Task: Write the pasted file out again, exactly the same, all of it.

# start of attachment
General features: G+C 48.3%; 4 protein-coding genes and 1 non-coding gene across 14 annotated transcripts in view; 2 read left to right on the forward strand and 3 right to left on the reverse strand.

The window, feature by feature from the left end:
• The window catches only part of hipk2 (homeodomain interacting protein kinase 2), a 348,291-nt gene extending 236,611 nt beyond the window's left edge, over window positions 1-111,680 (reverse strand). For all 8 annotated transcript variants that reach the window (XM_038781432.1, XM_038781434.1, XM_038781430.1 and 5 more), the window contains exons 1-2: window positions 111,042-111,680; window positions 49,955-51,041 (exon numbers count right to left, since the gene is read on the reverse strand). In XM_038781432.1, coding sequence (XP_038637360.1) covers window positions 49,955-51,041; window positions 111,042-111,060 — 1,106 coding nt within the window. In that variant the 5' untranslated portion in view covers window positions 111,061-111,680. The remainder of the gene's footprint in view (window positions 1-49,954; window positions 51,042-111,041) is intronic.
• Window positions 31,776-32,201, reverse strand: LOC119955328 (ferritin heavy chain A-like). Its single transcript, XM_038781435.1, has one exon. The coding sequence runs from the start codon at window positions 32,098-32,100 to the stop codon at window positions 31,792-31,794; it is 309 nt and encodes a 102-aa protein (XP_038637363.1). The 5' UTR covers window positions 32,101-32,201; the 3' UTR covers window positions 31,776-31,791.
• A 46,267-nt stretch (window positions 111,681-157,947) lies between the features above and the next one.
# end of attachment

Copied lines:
General features: G+C 48.3%; 4 protein-coding genes and 1 non-coding gene across 14 annotated transcripts in view; 2 read left to right on the forward strand and 3 right to left on the reverse strand.

The window, feature by feature from the left end:
• The window catches only part of hipk2 (homeodomain interacting protein kinase 2), a 348,291-nt gene extending 236,611 nt beyond the window's left edge, over window positions 1-111,680 (reverse strand). For all 8 annotated transcript variants that reach the window (XM_038781432.1, XM_038781434.1, XM_038781430.1 and 5 more), the window contains exons 1-2: window positions 111,042-111,680; window positions 49,955-51,041 (exon numbers count right to left, since the gene is read on the reverse strand). In XM_038781432.1, coding sequence (XP_038637360.1) covers window positions 49,955-51,041; window positions 111,042-111,060 — 1,106 coding nt within the window. In that variant the 5' untranslated portion in view covers window positions 111,061-111,680. The remainder of the gene's footprint in view (window positions 1-49,954; window positions 51,042-111,041) is intronic.
• Window positions 31,776-32,201, reverse strand: LOC119955328 (ferritin heavy chain A-like). Its single transcript, XM_038781435.1, has one exon. The coding sequence runs from the start codon at window positions 32,098-32,100 to the stop codon at window positions 31,792-31,794; it is 309 nt and encodes a 102-aa protein (XP_038637363.1). The 5' UTR covers window positions 32,101-32,201; the 3' UTR covers window positions 31,776-31,791.
• A 46,267-nt stretch (window positions 111,681-157,947) lies between the features above and the next one.